KLB: Oh, gosh, no, writing still doesn’t come naturally. Wondering about people and what makes them do the things they do has always come naturally, but I’ve been pretty slow to develop my craft. I was a voracious reader my whole life, but I only really started writing in college, and I was very shy about it, very insecure. I think I had a sense of character then, but I didn’t know how to tell the characters’ stories. I had to work hard to learn narrative structure, to create scenes with tension, plotting techniques, rhythm and pacing with language. I do think other writers come to these aspects more easily than I did. I had to work hard at craft. I still do. I’m still learning.

I: Your work has been published in different literary journals, for example, Florida Review and Book Forum. What was the experience like? Do you remember your first acceptance?

KLB: I remember my first publication – and every single one of them since – very well. It was actually an earlier version of one of the stories I included in Mother Tongue, and it was in Epoch, Cornell University’s literary journal. There’s no denying it’s exciting to work on a piece for publication, and it’s different if you’re writing a piece that you know will be in a certain publication than if you are writing without knowing if anyone will ever read the piece. The BookForum essay was solicited, so I had some input from the editor as I researched and wrote; they also gave me a length and a deadline. All of these can be really helpful in crafting a piece that works with their publication’s focus and tone. When you write without knowing where the piece will end up, there is a freedom, but that freedom means you have to create your own rules, have to determine how long a piece will be and when a piece is finished, all by yourself. Then you try to find a publication that matches your work.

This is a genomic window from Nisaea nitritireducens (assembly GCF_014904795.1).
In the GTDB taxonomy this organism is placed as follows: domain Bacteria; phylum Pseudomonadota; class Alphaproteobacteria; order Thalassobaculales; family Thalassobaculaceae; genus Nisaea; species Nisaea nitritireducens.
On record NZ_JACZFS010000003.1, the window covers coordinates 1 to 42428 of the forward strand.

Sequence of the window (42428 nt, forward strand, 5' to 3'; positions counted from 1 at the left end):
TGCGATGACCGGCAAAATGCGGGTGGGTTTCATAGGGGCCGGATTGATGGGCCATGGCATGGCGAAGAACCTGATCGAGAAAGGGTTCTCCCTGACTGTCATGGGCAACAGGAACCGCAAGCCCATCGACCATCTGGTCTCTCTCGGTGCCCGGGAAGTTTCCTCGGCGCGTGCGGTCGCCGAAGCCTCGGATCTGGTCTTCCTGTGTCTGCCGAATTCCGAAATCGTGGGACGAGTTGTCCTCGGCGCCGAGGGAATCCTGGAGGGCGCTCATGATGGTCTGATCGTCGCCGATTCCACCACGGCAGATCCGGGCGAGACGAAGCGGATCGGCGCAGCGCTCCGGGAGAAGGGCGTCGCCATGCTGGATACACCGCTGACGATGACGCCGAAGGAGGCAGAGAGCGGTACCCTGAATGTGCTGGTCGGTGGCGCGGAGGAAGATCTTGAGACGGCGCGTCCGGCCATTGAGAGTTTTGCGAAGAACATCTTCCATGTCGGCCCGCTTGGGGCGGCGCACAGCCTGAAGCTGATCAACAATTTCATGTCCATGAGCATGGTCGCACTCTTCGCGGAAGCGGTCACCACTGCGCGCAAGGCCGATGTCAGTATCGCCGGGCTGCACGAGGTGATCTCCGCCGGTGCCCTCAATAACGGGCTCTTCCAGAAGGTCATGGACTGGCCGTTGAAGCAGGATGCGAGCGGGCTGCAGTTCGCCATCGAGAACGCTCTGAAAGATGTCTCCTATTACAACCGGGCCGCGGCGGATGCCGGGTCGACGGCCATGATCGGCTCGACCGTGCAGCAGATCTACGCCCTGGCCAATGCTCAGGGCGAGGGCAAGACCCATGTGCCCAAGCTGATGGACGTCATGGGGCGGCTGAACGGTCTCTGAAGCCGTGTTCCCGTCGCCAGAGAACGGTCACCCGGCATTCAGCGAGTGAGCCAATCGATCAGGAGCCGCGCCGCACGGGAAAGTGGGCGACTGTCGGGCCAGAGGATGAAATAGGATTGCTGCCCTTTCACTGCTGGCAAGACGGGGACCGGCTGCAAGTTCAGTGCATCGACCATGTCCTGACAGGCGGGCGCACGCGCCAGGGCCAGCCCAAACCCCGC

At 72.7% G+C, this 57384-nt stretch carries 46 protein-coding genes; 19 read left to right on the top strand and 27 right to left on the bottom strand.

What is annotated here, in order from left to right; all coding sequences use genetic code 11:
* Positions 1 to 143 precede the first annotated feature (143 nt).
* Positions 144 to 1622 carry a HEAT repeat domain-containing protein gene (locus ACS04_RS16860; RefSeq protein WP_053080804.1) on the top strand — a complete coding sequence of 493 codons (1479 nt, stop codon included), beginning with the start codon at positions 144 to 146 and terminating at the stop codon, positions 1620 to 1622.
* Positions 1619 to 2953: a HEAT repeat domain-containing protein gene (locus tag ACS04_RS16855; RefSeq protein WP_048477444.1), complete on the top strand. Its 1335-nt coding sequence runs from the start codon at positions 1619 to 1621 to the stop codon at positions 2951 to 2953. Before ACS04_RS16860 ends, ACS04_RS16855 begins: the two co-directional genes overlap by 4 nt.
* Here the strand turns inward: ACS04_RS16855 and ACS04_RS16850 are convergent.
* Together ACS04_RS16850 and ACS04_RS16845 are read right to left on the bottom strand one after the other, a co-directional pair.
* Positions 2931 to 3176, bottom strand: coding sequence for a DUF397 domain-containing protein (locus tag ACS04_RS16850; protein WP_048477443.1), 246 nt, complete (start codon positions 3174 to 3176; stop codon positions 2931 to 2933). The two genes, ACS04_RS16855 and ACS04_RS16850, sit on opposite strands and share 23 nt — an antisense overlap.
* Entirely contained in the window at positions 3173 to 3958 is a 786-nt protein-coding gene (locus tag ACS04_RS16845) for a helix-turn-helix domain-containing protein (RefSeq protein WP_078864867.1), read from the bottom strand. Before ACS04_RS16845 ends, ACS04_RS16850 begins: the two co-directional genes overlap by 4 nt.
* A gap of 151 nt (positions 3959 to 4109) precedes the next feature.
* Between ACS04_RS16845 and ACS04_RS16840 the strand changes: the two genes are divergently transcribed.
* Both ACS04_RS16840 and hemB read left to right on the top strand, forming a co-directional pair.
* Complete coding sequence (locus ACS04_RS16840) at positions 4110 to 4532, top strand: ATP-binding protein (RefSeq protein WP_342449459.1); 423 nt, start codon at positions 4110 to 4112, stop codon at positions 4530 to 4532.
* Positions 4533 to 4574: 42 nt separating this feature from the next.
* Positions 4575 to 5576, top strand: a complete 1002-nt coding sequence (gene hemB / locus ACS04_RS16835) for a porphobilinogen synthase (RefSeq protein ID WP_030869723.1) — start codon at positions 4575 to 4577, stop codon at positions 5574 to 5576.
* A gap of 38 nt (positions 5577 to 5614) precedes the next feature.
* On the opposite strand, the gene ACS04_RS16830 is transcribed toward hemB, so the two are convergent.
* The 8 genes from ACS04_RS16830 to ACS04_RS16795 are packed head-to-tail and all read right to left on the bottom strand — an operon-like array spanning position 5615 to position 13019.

I: You write fiction and nonfiction. How do you manage to wear both hats comfortably?

KLB: Genre has its own demands. I let those lead me, even when I’m breaking rules or pushing at the conventions, I’m aware of them. Generally, fiction demands conflict, character development, scene construction, organized time structures, a narrative arc, and so on. Generally, nonfiction demands a strong voice, but structure is much more open, so one has to figure out what is compelling about a topic for the reader, how to connect with a reader through one’s personal experience, or the subject matter, in a way that may be outside narrative. And, of course, in nonfiction you have the basic contract with the reader that you will do your best to tell the truth, even as both reader and writer acknowledge that this truth is often based on memory and feeling as well as fact.

Interviewers: You are both an author and a professor. What drove you to take up a profession in teaching and how does teaching contribute to your growth as a writer?

KLB: Teaching has helped me learn about writing because I am constantly drawn back to the basics of craft when I present them to students. For many writers, the demands of teaching are inconsistent with their own writing, but for me they are a marriage; at their best, they feed each other in productive ways. Writing keeps my teaching fresh, and teaching provides me with the financial stability to make choices about what and how to write that are artistically driven rather than financially driven. I also love the interactions with student writers. I’ve been fortunate to work with some truly extraordinary talents, and to have any part in their development, well, it’s an honor indeed.

I: What advice would you give to an aspiring college writer?

KLB: Read widely. Read outside your taste. Ask how questions of the things you read: How did the writer create tension, intimacy, a full sense of place, a memorable character? Write a lot, and be open to critique, then rewrite. Don’t give up on a piece of writing because it’s hard. Stay with it until you or it loses energy, but make sure it’s not just uncertainty or fear pushing you away from a piece of writing. Be prepared to write badly. You must want to get better, and you will sometimes write badly throughout your writing life. But also let yourself feel the exhilaration and play of creation because there’s nothing better than this sense that you’re onto something good.